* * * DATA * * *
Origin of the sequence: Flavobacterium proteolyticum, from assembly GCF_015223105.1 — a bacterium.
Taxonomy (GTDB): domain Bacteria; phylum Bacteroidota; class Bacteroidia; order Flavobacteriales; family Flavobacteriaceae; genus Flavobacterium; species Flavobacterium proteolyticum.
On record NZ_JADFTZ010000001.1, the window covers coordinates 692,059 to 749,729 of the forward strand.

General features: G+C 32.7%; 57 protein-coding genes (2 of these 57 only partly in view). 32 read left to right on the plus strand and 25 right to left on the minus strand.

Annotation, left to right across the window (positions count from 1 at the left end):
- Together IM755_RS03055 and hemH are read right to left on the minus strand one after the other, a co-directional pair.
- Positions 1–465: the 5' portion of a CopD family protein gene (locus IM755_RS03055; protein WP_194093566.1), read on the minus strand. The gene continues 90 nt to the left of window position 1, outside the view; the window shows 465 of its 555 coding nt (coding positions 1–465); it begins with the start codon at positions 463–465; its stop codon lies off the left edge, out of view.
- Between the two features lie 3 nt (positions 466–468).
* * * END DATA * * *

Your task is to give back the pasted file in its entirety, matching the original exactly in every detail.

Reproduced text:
Origin of the sequence: Flavobacterium proteolyticum, from assembly GCF_015223105.1 — a bacterium.
Taxonomy (GTDB): domain Bacteria; phylum Bacteroidota; class Bacteroidia; order Flavobacteriales; family Flavobacteriaceae; genus Flavobacterium; species Flavobacterium proteolyticum.
On record NZ_JADFTZ010000001.1, the window covers coordinates 692,059 to 749,729 of the forward strand.

General features: G+C 32.7%; 57 protein-coding genes (2 of these 57 only partly in view). 32 read left to right on the plus strand and 25 right to left on the minus strand.

Annotation, left to right across the window (positions count from 1 at the left end):
- Together IM755_RS03055 and hemH are read right to left on the minus strand one after the other, a co-directional pair.
- Positions 1–465: the 5' portion of a CopD family protein gene (locus IM755_RS03055; protein WP_194093566.1), read on the minus strand. The gene continues 90 nt to the left of window position 1, outside the view; the window shows 465 of its 555 coding nt (coding positions 1–465); it begins with the start codon at positions 463–465; its stop codon lies off the left edge, out of view.
- Between the two features lie 3 nt (positions 466–468).